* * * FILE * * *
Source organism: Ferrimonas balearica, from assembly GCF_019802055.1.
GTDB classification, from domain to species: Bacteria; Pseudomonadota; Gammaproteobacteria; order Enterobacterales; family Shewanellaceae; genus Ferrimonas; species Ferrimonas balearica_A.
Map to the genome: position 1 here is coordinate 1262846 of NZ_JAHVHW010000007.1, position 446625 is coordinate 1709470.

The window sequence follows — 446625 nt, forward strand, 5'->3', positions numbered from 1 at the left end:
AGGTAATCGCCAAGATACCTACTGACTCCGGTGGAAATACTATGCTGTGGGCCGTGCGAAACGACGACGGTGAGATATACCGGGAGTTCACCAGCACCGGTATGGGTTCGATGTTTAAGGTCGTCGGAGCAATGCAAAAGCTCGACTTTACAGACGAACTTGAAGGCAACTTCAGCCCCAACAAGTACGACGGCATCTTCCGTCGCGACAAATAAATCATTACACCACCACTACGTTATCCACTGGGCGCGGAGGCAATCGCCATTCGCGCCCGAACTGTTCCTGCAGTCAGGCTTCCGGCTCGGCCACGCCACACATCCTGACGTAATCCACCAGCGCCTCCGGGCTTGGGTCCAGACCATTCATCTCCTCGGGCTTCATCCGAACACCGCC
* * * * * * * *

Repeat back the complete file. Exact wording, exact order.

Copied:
Source organism: Ferrimonas balearica, from assembly GCF_019802055.1.
GTDB classification, from domain to species: Bacteria; Pseudomonadota; Gammaproteobacteria; order Enterobacterales; family Shewanellaceae; genus Ferrimonas; species Ferrimonas balearica_A.
Map to the genome: position 1 here is coordinate 1262846 of NZ_JAHVHW010000007.1, position 446625 is coordinate 1709470.

The window sequence follows — 446625 nt, forward strand, 5'->3', positions numbered from 1 at the left end:
AGGTAATCGCCAAGATACCTACTGACTCCGGTGGAAATACTATGCTGTGGGCCGTGCGAAACGACGACGGTGAGATATACCGGGAGTTCACCAGCACCGGTATGGGTTCGATGTTTAAGGTCGTCGGAGCAATGCAAAAGCTCGACTTTACAGACGAACTTGAAGGCAACTTCAGCCCCAACAAGTACGACGGCATCTTCCGTCGCGACAAATAAATCATTACACCACCACTACGTTATCCACTGGGCGCGGAGGCAATCGCCATTCGCGCCCGAACTGTTCCTGCAGTCAGGCTTCCGGCTCGGCCACGCCACACATCCTGACGTAATCCACCAGCGCCTCCGGGCTTGGGTCCAGACCATTCATCTCCTCGGGCTTCATCCGAACACCGCC